Josh Marshall writes for his tribe of non-gun-owners, like me. He gives his story and another really terrible one.
Here’s mine. Our tribe comes in all flavors, all sorts of experiences with guns.
I grew up in the New Jersey suburbs of New York. We just didn’t think about guns. We also learned a defensive situational awareness when we went into the city. We didn’t think about that in that way either, just learned to watch what was going on around us, stay away from certain kinds of places, walk briskly, and evade footsteps that persisted too regularly behind us. That was when I was around twelve years old. It’s served me well in many cities around the world.
My assumption has always been that I didn’t need a gun. I’ve mostly lived in safe neighborhoods, and my imagination doesn’t incline me toward fear of things like home invasion.
I had a male friend at one point who grew up in the country, had been in the Army, and felt strongly that I needed to own a gun. He also thought I’d like guns once I got to know them, so one day he invited me to drive out to the quarry with him for some target practice.
Sure, I said, thinking that it would be good to have fired a gun even if I never intended to take on the responsibilities and dangers of owning one. Besides, it was a nice summer day, and I hadn’t been to that quarry before and would enjoy an afternoon with him.
He seemed to be applying adequate safety to handling the guns, which I appreciated. He put the target up on a tuff wall of the quarry. Off-target bullets would be stopped by the tuff.
I was familiar with target safety from having learned archery, which intrigued me as a summer camper and carried through when I became a counselor. Place the target so that no people will be between you and the target or behind it. It’s a good idea to have an arrow stop too.
He started me off with a .22, I think. It was some time ago, and I didn’t pay attention to that kind of detail. I held my arm out in the general direction of the target and missed the paper a couple of times. He explained to me that the little nub at the end of the barrel was for aiming. Ah, just like the tip of the arrow, but much closer, much easier to aim. I hit the target.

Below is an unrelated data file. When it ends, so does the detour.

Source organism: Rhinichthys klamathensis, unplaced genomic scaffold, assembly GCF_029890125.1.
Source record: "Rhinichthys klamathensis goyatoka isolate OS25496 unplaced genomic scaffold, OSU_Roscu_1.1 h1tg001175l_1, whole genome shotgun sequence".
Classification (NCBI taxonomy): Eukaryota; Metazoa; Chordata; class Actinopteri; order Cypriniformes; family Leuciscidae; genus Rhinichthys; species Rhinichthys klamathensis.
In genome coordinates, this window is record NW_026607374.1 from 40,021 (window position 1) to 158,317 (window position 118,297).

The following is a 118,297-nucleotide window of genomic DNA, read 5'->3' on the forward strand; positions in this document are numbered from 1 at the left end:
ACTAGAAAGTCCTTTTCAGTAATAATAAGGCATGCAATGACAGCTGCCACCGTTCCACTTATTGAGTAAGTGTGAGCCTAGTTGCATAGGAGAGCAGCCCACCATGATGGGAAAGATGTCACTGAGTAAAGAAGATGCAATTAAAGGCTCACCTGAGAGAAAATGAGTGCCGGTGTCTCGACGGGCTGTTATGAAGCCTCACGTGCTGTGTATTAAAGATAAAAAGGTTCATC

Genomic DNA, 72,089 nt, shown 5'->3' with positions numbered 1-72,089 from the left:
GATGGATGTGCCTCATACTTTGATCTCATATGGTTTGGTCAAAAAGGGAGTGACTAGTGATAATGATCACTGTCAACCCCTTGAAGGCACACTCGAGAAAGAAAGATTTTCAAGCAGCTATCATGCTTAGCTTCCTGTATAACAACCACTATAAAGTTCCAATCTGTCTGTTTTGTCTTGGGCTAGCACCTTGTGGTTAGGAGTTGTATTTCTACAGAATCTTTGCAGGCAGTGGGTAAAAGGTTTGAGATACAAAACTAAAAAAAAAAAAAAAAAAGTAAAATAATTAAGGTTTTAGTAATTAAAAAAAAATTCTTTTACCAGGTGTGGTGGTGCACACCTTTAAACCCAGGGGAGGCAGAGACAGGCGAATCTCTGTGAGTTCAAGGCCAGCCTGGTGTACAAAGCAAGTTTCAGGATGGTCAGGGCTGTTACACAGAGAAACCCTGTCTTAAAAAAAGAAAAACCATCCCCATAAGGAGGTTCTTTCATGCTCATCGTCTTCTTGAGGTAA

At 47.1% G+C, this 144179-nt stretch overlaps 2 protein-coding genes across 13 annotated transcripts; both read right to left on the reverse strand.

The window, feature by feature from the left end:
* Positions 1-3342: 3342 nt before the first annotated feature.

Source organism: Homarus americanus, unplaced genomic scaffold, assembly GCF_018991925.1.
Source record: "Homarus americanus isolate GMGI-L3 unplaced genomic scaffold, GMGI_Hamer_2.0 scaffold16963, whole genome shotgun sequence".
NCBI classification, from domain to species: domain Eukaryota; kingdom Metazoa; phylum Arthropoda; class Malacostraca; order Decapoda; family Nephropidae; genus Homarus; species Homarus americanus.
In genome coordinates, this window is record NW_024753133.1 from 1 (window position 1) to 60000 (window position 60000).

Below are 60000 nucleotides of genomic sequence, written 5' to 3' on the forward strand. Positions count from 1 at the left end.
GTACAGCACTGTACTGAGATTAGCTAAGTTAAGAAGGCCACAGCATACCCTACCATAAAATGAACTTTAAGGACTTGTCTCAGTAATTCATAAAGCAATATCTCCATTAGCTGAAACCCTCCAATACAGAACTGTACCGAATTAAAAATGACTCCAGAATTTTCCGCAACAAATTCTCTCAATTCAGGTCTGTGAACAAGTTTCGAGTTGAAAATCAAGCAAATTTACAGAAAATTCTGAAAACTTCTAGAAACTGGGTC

I needed to deal with squeezing the trigger and my muscular reaction to the shot. There was no need to correct for trajectory, usually a big part of setting one’s aim in archery. Muscle control was nothing new.
My camp was not particularly wealthy. We had three or four bows, all different, all longbows, not the mechanical monsters that people who now call themselves bowshooters use. I think that by the time I was archery counselor, we had acquired a fiberglass recurve bow that always looked shabby. The recurve intrigued me, but the bow I liked best to shoot was the biggest longbow. We said that the pull was forty-five pounds. I have no idea whether that was true.
How you place your feet, the patterns of tension and relaxation in your arms, your fingers on the bowstring keeping the arrow in place, not pinching, all affect aim. The arm that holds the bow is particularly difficult: you must rotate your elbow out to avoid hitting the inside of it with the string. It is not a natural position. I could usually find the red and the gold fairly quickly.
As I learned how to squeeze the trigger, my shots marched toward the center of the target. I was pleased and quite amazed at how easy it was.
My friend said sadly, “It took me weeks when I started in the Army to hit the paper.” I tried to wipe the excited smile off my face and gave him a turn. He had a bigger gun, a .44, I think, and he took a few good (and loud!) shots. I praised him. He let me try it. It took me a few shots to hit the paper again.
By then, the summer afternoon was feeling a little ragged. We decided to head back, maybe have a hamburger on the way.
It was fun, but not enough to change my mind.
Cross-posted at The Agonist.
Cross-posted at The Agonist.